19 January 2020 – Haggis Hunting

Today was the Selkirk Haggis Hunt. Every year, hundreds take to Selkirk Hill on the Scottish Borders to search for the ever elusive wild haggis. But as I’m on the South coast, I had to make do with paying homage to the Haggis Hunt by recreating it in my friends’ Matt and Javi’s back garden. And when I say homage, I mean a very fast and loose interpretation.

The original plan was to knit a whole load of mini haggis to hide around the garden, a bit like the Easter egg hunt I’d set them previous year. But then my eyes became too big for my stomach (which sadly is not unusual) and I thought I would try and reproduce many little Kelvingrove Haggis scoticus, pictured below, instead:

A Haggis specimen, Haggis scoticus, at the Glasgow Kelvingrove museum, next to a prepared specimen
Photo: Emoscopes

Reader, I was not successful.

Haggis brighthelmstonicus

And I only managed to make one. So when driving back from wassailing yesterday, and Susannah (who was also hunting today) made the suggestion that we hunt for potatoes instead, I won’t deny, I leapt on the idea.

The day dawned crisp, cold and blue skied. Armed with the bucketload of tatties and neeps curry I’d made for lunch (did I say fast and loose? I meant frankly profligate) and my haggis, I stopped at the corner shop, and upon buying a dozen tiny spuds, I headed for the boy’s place where I proceeded to hide the proxy haggis in amongst their shrubbery.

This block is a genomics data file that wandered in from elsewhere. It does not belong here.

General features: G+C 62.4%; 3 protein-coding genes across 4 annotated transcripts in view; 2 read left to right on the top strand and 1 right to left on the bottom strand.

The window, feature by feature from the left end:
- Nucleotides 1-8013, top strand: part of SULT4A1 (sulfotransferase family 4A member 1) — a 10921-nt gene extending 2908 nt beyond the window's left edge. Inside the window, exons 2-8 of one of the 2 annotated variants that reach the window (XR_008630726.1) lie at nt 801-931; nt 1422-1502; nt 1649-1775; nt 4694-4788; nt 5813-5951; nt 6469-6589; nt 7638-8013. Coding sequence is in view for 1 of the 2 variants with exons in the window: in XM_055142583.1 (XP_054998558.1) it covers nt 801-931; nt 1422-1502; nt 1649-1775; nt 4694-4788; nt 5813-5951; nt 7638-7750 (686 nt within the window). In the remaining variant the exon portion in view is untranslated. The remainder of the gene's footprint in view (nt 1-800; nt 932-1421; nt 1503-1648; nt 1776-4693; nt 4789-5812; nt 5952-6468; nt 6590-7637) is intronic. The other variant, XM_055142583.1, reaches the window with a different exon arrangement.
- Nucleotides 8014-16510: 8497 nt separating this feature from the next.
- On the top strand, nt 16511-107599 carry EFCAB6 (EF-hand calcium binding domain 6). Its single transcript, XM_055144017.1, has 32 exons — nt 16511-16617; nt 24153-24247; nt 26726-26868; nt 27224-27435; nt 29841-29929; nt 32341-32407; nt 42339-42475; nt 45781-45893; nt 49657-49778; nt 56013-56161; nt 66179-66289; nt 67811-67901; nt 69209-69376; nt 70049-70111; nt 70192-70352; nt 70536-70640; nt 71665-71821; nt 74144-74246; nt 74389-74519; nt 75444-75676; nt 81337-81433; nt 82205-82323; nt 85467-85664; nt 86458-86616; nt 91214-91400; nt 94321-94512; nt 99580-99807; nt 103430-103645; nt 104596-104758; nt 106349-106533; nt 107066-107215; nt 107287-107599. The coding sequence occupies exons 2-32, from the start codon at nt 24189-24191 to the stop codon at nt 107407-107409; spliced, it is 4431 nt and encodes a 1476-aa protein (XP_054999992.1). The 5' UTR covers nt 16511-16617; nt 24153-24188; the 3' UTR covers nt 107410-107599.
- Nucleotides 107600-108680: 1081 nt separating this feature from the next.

There is something quite delightful about making my adult friends compete for root vegetables in the name of folklore. And Matt, Javi and Susannah rose to the occasion magnificently. Each armed with a bowl and a handful of black peppercorns to help lure the haggis into the open (pepper is to haggis as catnip is to cats) they strode into the green arena and went into battle. The hunt raged fierce and furious for at least five minutes before Matt was crowned the winner with a total of six haggis, Javi with four and Susannah with two. While Javi demanded a rematch, the rest of us returned indoors, scattering the remaining peppercorns behind us. But as the inevitable postprandial slump took hold, undaunted, we began discussing what our next adventure in folklore would be…

Disclaimer: No haggis were harmed in the making of today’s Everyday Lore post. Fraid the same can’t be said for the potatoes as last I heard, they were headed for the masher.


Resources

https://www.facebook.com/groups/520706748100301/

http://www.robertburns.org.uk/Assets/Documents/haggisarticle.pdf

http://www.myredwellies.co.uk/2015/01/hamish-haggis-crochet-pattern.html?m=1

https://www.atlasobscura.com/articles/what-is-haggis

https://www.instructables.com/id/Haggis-hunting/

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